Three ways analytics will evolve in 2023 | Genpact
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Three ways analytics will evolve in 2023

Amaresh tripathy

Amaresh Tripathy

Former Global Analytics Leader



For the past few years, data analytics teams have been laser-focused on delivering business insights. And in many cases, technology leaders had seemingly unlimited funds to make it happen. As we enter 2023, demand for digital transformation will remain high, but budgets will stay flat. In turn, enterprise leaders will need to reimagine their digital transformation strategy.

But rather than stifling the growth of analytics, these constraints can spur innovation, especially as senior executives and their teams chart the course with limited resources.

Against this backdrop, I outline my predictions for the new year, sharing advice and tips on how to thrive in the face of uncertainty.

1. The algorithmic enterprise is coming

When algorithms make at least 50% of process decisions in an enterprise, that organization has essentially become an algorithmic enterprise. Until recently, this was a far-fetched dream. In 2023, however, this trend will accelerate.

Far from replacing people, algorithmic enterprises will lead to more jobs in industries undergoing drastic shifts in digital transformation, such as banking, insurance, healthcare, supply chain, and transportation, to name a few.

As machines take over manual, repetitive tasks, employees will focus on more meaningful work, the type that people enjoy most. But getting there will prove challenging.

First, technology leaders must identify the highest-value problems and align algorithms with their company's mission. Second, algorithms for decision-making must serve as a means to the end of business value, not a frivolous task.

Additionally, transitioning to an algorithmic enterprise presents unique roadblocks for employees. To address these obstacles, leaders must upskill workers in data science techniques and increase data literacy – two key elements of an enterprise change management process.

2. Building trust in data and AI takes priority

For artificial intelligence (AI) and machine learning solutions to achieve scale, companies need to collect more data than ever. But many organizations are still stuck in data silos, lacking proper governance and quality control frameworks. As a result, they struggle to manage, access, and – most importantly – trust their data.

Worse still, if employees and customers don't have faith in the health of the underlying data they need, analytics efforts go to waste, and the customer experience takes a hit.

As a result – though it has always been a concern – increasing trust in data will become a priority in 2023.

Remember, data is the fuel that powers technologies such as AI and machine learning. But successfully laying the foundation for data management, delivery, and governance – the building blocks for developing high-quality, reliable data AI and machine learning algorithms – is not easy.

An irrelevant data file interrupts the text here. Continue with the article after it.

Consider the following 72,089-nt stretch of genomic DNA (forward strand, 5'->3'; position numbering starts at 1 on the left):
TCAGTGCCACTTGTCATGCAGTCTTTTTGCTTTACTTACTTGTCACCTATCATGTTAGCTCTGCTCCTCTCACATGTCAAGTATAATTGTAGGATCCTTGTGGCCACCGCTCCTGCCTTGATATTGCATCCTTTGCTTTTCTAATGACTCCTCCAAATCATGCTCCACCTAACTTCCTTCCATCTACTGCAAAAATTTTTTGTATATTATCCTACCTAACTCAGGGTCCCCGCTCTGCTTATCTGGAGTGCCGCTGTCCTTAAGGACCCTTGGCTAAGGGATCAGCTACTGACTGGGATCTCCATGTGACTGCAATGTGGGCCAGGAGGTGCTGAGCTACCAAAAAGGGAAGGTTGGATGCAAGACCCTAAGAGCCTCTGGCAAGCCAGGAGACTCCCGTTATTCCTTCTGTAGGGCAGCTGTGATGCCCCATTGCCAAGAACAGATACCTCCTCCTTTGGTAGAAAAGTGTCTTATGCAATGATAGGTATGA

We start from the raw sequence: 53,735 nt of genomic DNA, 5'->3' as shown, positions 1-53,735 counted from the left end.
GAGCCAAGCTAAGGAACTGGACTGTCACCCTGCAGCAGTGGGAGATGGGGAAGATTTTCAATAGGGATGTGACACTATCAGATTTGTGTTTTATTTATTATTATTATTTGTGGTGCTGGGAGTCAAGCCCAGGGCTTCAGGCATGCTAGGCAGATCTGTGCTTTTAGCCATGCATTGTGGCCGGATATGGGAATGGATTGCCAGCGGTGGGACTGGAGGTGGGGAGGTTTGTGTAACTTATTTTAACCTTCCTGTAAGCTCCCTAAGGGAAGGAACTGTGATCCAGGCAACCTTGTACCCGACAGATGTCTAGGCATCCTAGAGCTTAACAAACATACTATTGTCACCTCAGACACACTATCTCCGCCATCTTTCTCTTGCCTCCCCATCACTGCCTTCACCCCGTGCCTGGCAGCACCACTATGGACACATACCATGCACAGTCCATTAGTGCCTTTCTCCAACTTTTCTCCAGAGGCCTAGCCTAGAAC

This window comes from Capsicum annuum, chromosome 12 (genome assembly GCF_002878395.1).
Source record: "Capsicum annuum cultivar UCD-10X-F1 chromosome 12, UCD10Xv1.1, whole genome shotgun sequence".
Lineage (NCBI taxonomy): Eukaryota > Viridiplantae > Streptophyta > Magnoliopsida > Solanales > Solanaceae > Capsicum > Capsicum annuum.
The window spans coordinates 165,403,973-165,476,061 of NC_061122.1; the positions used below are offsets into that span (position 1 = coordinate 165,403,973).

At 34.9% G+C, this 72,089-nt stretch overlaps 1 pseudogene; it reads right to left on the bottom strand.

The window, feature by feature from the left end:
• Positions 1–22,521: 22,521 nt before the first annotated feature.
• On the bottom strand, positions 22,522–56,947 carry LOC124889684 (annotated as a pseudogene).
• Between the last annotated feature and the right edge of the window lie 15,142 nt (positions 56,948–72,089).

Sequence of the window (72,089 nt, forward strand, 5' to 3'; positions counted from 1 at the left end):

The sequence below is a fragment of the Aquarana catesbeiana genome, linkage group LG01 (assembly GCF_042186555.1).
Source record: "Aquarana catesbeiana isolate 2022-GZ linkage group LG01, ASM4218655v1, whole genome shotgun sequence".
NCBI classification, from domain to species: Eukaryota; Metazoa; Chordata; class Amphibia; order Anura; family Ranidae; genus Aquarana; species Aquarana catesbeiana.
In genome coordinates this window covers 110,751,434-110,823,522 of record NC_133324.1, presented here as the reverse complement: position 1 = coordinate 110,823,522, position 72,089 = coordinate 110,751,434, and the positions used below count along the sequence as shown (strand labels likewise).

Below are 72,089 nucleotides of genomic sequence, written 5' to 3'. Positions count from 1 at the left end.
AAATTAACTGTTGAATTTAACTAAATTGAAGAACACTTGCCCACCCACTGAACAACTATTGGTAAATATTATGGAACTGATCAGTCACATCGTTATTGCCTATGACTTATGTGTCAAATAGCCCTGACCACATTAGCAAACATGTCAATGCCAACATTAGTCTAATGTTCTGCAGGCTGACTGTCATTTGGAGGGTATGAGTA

By building a data foundation early on, enterprise leaders can maximize returns on their AI investments and avoid the headaches that arise without having a sound data management strategy.

For those organizations looking to bolster trust in AI and get ahead of government regulations, we've developed a framework for sustainable innovation.

3. Think outside the box to meet business demands

With limited resources available to them, both in terms of personnel and capital, enterprise leaders must adjust their approach to analytics to do more with less.

Analytics teams that used to have 50 people might now have 40. But the workload has stayed the same. To adapt, leaders must build cultures of ingenuity, in which technology empowers people to become more productive, collaborate, create, and innovate.

In doing so, leaders will free up their teams to focus on higher-value work while leaving the rest to automation.

Similarly, enterprise leaders must identify and prioritize the analytics investments that could drive the most value for the business. If 20% of these initiatives capture 80% of the business value, then 2023 is the year to put the pedal to the metal on that 20%.

Finally, as companies rethink talent models, it will change how people work for the better. But change is hard. To prepare employees for the analytics revolution, senior leaders must prioritize change management and data literacy programs. And ultimately determine which positions require in-house talent and which are better fulfilled by outside partners with expertise in digital transformation.

Embracing change in 2023

We're entering the era of the algorithmic enterprise, grappling with an economic downturn, and facing increased regulation and a slew of other issues. With so many uncertainties, one thing is clear for 2023: the need for technology leaders to do more with less.

To thrive in this new environment, analytics leaders can't rely on old answers for new problems. Instead, they need to think creatively about how to embrace these constraints and spur innovation. If they do, they will drive growth and lead the way forward no matter what 2023 brings.

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